GreenhilLi designs two strikingly contemporary titanium-clad extensions for the 148-year-old building on One Empress Place.
Top Image: Asian Civilisations Museum Riverfront Entrance
In over 140 years of its history, the building in Singapore which today houses the Asian Civilisations Museum has undergone several extensions and modifications. All of these were in keeping with the original style of the building. The latest extensions are, however, “unapologetically contemporary” according to homegrown architectural firm GreenhilLi, and are meant to form “interesting counterpoints” to the existing development.
“The architecture of the new extensions does not mimic the past, rather it honestly represents architecture of the 21st century while successfully complementing and integrating with the existing building,” the architects explain.
“In the process, much respect has been accorded to the national monument; no part of the heritage building is demolished, rather, where past unsympathetic insertions have removed heritage façade features, these have been restored and revealed for the first time in years,” they add.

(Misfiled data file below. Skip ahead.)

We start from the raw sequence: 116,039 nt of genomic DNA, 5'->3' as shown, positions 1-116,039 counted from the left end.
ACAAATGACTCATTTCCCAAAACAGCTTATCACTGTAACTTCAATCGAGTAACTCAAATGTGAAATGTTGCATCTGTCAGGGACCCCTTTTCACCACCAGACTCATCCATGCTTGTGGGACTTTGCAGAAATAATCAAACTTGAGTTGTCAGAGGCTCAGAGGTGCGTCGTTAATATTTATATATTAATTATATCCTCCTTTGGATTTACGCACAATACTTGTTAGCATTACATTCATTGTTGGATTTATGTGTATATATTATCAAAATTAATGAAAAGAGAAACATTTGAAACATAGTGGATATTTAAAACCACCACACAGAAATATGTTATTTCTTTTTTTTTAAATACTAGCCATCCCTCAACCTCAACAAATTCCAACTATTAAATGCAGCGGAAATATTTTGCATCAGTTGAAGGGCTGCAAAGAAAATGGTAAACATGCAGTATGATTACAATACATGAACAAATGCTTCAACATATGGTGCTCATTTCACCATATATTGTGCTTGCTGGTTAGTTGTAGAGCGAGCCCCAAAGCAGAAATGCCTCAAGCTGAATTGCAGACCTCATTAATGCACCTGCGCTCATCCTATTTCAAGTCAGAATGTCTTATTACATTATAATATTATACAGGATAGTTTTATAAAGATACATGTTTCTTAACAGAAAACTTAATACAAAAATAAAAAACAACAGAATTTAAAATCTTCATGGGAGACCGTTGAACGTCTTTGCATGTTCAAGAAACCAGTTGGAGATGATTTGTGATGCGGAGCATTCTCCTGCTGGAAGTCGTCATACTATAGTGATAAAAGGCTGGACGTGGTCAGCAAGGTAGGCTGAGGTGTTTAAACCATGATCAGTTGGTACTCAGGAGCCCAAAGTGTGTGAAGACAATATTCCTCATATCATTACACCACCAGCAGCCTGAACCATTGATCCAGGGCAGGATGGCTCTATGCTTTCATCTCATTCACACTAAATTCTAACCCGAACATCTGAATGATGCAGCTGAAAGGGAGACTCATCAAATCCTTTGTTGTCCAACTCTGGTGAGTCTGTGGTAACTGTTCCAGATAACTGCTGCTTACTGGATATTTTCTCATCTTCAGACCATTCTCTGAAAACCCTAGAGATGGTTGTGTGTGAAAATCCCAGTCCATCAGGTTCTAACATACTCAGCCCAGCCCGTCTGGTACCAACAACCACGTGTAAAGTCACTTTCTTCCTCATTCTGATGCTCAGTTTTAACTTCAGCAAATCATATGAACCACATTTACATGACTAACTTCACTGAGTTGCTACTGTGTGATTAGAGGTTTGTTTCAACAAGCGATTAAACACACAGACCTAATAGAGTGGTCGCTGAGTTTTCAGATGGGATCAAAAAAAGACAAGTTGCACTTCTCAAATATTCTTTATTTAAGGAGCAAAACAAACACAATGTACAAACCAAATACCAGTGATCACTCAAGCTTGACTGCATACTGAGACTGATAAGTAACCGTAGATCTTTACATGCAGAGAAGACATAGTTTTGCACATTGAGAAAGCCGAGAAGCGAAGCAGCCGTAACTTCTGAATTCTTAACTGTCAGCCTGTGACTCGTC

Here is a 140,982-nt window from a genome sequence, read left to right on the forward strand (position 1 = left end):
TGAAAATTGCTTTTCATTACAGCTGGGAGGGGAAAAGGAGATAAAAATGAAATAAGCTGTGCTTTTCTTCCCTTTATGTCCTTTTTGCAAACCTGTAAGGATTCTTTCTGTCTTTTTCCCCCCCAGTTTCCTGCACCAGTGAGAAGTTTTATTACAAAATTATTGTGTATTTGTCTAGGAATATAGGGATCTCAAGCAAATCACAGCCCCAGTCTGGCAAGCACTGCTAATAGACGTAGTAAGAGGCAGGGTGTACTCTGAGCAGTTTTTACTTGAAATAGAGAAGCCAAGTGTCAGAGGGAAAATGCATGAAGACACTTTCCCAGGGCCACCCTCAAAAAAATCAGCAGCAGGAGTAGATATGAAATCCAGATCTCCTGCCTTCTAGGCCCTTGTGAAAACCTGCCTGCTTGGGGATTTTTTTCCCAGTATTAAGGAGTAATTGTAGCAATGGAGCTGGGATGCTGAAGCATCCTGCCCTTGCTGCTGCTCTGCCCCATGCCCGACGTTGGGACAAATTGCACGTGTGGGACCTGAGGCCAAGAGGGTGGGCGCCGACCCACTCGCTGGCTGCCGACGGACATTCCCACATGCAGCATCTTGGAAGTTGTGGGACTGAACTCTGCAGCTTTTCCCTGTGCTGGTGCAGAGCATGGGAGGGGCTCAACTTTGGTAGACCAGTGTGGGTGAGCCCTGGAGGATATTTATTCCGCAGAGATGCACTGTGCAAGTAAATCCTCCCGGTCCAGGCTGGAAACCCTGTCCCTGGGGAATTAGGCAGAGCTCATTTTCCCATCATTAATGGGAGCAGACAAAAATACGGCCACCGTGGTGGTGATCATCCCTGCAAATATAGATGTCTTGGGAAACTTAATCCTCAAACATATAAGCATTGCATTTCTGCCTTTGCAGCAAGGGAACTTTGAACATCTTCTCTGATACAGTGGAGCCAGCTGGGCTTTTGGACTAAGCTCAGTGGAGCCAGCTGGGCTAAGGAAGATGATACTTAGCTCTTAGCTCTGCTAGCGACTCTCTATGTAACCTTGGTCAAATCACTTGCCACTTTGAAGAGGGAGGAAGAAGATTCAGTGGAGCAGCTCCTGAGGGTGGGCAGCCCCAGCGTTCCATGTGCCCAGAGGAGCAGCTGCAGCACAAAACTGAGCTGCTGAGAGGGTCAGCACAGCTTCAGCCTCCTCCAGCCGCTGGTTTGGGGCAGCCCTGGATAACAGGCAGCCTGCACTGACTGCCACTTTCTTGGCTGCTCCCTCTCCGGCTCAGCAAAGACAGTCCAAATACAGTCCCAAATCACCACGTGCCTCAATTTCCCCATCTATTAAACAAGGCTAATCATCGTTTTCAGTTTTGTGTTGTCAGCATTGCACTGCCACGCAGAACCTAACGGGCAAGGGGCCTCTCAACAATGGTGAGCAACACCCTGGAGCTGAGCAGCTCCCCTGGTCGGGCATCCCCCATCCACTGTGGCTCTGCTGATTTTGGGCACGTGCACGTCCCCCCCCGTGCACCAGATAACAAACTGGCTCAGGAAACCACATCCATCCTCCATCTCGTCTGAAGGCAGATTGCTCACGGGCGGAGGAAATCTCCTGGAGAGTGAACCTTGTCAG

Kwek Hong Png Wing
The architecture of the new 869-square-metre Kwek Hong Png Wing takes the form of a metallic titanium cuboid that juts out from the colonial neoclassical façade of the existing historical building, one level above the ground.
Kwek Hong Png Wing
Three contemporary purpose-built galleries are housed over three levels. The first floor gallery space features a three-storey-high daylight-filled glass atrium, and the existing and new galleries are seamlessly connected via lightweight bridges.
The riverfront extension, also by GreenhilLi, fronts the Singapore River promenade, reorienting the museum towards the waterfront and creating a new and welcoming open doorway to the museum. The key feature here is a grand titanium entrance portal that leads visitors into the expansive daylight-filled space.
The 26-metre-wide column-free gallery, which is home to the Tang Shipwreck collection, is also flooded with daylight, which filters in through numerous circular skylights.
As the architects explain, daylight has been carefully manipulated to “delineate and distinguish new from old, facilitate a sympathetic contiguity and create a symbiotic dialogue between the two.”
Through the same skylights, the roof terrace above comes alive a night, illuminated by pools of light from the gallery below.